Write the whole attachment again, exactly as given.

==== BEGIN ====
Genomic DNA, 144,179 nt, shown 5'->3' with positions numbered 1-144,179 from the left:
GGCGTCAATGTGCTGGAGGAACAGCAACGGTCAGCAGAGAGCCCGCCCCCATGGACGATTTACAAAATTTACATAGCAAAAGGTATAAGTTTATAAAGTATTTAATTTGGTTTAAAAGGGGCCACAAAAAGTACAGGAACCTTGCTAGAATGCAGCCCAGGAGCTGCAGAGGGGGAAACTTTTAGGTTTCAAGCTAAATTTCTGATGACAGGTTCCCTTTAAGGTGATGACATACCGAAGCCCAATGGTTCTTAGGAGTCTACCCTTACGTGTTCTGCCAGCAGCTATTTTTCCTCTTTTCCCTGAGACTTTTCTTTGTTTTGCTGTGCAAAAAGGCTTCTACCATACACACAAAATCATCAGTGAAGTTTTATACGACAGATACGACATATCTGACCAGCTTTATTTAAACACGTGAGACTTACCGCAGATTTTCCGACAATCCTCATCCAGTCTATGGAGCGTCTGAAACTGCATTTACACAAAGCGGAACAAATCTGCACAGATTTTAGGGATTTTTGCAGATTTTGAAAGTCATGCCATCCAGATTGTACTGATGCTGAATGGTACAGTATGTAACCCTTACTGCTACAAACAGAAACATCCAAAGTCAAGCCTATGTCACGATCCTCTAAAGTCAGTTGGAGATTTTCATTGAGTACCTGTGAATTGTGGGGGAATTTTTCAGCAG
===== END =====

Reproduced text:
Genomic DNA, 144,179 nt, shown 5'->3' with positions numbered 1-144,179 from the left:
GGCGTCAATGTGCTGGAGGAACAGCAACGGTCAGCAGAGAGCCCGCCCCCATGGACGATTTACAAAATTTACATAGCAAAAGGTATAAGTTTATAAAGTATTTAATTTGGTTTAAAAGGGGCCACAAAAAGTACAGGAACCTTGCTAGAATGCAGCCCAGGAGCTGCAGAGGGGGAAACTTTTAGGTTTCAAGCTAAATTTCTGATGACAGGTTCCCTTTAAGGTGATGACATACCGAAGCCCAATGGTTCTTAGGAGTCTACCCTTACGTGTTCTGCCAGCAGCTATTTTTCCTCTTTTCCCTGAGACTTTTCTTTGTTTTGCTGTGCAAAAAGGCTTCTACCATACACACAAAATCATCAGTGAAGTTTTATACGACAGATACGACATATCTGACCAGCTTTATTTAAACACGTGAGACTTACCGCAGATTTTCCGACAATCCTCATCCAGTCTATGGAGCGTCTGAAACTGCATTTACACAAAGCGGAACAAATCTGCACAGATTTTAGGGATTTTTGCAGATTTTGAAAGTCATGCCATCCAGATTGTACTGATGCTGAATGGTACAGTATGTAACCCTTACTGCTACAAACAGAAACATCCAAAGTCAAGCCTATGTCACGATCCTCTAAAGTCAGTTGGAGATTTTCATTGAGTACCTGTGAATTGTGGGGGAATTTTTCAGCAG